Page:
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“Clean Energy Standard:” Bad Solution to a Non-Problem (Lindsey Graham rides again)

Senator Lindsey Graham (R-SC) has found another disguise for lining the pockets of “alternative energy” producers with consumers’ dollars directed there not by rational economic choices but by government mandate.

Once a supporter of cap and trade, Graham now supports a “Clean Energy Standard” that would require utilities to generate increasingly high percentages of electricity from “renewable” sources like wind, solar, and biofuels, from nuclear, and from coal using “carbon capture and sequestration”—catching the carbon dioxide (CO2) emitted when coal burns and forcing it, under pressure, into deep geological formations for long-term storage to keep it out of the atmosphere.

A variation on that theme suggested by Entergy Corp. head Wayne Leonard in the Wall Street Journal suggests that we begin with the seemingly innocuous step of increasing U.S. production and use of natural gas for electricity generation, and continue by converting hundreds of coal-fired plants to natural gas, which has lower CO2 emissions than coal.

With or without Leonard’s variation, the “Clean Energy Standard” is a bad solution to a non-problem.

The Dangerous Non-Problem

While die-hard Chicken Littles continue to insist that “settled” science has proven that carbon dioxide (CO2) emissions from fossil fuel use have caused most global warming since 1850 and will, if not severely curtailed, cause catastrophic warming over the next century, real science has, in the wake of Climategate and the exposure of multiple major errors of fact and procedure in the 2007 U.N. Intergovernmental Panel on Climate Change’s Assessment Report, left that meme behind.

Increasingly recognizing the alarmists’ self-professed practice of “post-normal science” as the Orwellian non-science it really is, more and more practitioners of real science—hypotheses tested by empirical observation, not models (which are just hypotheses formalized); public sharing of data; avoidance of confirmation fallacy (paying attention only to data consistent with the hypothesis) by doggedly searching for data contrary to the hypothesis and rejoicing, not weeping, when it’s found; and welcoming rather than suppressing critique by scientists who disagree with them—are speaking out loudly and clearly against that “settled” “science.” Marc Morano of ClimateDepot.com lately listed more than 1,000, complete with damning quotes about the scandal of what has passed for “climate science” for the past twenty years.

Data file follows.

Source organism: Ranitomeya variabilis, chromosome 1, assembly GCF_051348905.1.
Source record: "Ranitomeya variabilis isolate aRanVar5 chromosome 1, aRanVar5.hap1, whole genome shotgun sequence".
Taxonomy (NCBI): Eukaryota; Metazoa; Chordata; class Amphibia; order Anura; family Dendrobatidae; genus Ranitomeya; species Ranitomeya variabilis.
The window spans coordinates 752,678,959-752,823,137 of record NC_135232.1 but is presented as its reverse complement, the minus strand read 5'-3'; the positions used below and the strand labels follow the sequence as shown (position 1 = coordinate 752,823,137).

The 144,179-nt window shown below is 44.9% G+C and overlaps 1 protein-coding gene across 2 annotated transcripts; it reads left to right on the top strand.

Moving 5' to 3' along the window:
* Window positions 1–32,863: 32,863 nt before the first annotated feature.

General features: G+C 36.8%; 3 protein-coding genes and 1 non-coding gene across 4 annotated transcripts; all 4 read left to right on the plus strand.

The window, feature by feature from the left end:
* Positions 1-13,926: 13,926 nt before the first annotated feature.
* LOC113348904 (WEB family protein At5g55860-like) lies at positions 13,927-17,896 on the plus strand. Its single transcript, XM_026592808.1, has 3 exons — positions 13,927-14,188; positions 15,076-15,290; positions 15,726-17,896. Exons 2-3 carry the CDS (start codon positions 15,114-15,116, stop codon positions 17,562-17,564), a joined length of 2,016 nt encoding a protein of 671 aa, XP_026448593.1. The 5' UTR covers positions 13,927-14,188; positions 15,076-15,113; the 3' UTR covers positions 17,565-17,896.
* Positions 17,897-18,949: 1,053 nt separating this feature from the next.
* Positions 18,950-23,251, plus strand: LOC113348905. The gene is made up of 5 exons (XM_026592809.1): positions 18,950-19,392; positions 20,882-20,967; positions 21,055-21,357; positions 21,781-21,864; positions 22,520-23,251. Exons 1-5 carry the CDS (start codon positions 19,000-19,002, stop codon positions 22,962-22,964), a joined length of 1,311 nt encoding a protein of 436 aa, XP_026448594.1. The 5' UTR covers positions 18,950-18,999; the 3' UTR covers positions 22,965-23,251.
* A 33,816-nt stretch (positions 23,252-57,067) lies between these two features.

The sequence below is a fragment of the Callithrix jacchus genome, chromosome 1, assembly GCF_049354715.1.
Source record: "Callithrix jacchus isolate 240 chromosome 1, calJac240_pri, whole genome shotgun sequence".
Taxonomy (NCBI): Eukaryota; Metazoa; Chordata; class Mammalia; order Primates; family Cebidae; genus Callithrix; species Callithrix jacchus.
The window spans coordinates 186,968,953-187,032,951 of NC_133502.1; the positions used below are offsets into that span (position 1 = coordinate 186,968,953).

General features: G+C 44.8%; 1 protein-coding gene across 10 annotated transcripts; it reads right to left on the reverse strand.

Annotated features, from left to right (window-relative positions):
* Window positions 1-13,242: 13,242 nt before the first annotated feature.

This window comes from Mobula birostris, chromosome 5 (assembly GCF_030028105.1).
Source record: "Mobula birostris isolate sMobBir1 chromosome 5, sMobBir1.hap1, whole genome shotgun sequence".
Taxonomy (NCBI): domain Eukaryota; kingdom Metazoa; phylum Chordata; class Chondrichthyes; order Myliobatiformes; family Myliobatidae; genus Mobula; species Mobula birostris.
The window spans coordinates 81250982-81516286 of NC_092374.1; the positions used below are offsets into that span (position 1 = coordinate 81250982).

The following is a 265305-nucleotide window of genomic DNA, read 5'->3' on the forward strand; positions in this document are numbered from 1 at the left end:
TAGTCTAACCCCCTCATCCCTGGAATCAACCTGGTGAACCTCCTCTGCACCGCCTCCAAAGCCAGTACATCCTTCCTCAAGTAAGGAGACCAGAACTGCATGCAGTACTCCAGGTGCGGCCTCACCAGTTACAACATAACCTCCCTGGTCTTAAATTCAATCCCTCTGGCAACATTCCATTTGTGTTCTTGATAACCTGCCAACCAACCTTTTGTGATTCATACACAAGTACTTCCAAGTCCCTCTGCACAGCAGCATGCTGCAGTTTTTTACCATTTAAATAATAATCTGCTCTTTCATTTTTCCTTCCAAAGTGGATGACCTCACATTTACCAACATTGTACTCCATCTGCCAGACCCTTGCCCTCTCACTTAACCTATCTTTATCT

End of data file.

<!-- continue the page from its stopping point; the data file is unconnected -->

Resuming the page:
Back to the Science

The fundamental problem with the alarmists’ hypothesis? It thoroughly misunderstands climate feedbacks—the weather processes (evaporation, precipitation, clouds, winds, changes in plant growth, aborption or emission of gases from land and water, and many more) that respond to each other in intricate, interlocking ways. The alarmists’ hypothesis, represented by the United Nations Intergovernmental Panel on Climate Change, is that overall feedbacks are strongly positive, that is, that they magnify, indeed, multiply, the slight warming effect of increased greenhouse gases—from the 2.16° Fahrenheit (1.2° C) of doubled CO2 before feedbacks to 5.4° (3.0° C) after them, an increase of 150 percent.

For three reasons that hypothesis should be rejected.

First, it assumes a fundamentally chaotic, unstable climate system in which a tiny change (in this case, CO2 rising from 27 to 54 thousandths of a percent of the atmosphere) will set off a positive feedback loop that leads inevitably to catastrophe. If that were the case, we would expect to see many examples of just that in geologic history. We don’t.

Second, the hypothesis is dead-on opposite to what we already know about greenhouse warming. With no greenhouse gases in its atmosphere, Earth’s average surface temperature would be about 0° (-0.18° C); with roughly its present greenhouse gas concentrations but no feedbacks, it would be about 140° (60° C); but with the feedbacks, it’s actually about 59° (15° C). That means overall feedbacks, rather than multiplying greenhouse warming, eliminate about 58 percent of it. There’s no reason to think feedbacks would operate differently on new greenhouse warming from how they do on old greenhouse warming. Consequently, no matter what debate continues about the precise contribution of this or that individual feedback, what we already know of combined feedbacks tells us the 2.16° (1.2° C) pre-feedbacks warming yielded by doubled CO2 would be reduced by about 58%, to about 0.91° (0.505° C), not multiplied to 5.4° (3.0° C).

Third, recent studies of two particularly important feedbacks indicate that the modelers have had them wrong, thinking one was positive when it’s strongly negative and the other more strongly positive than it actually is.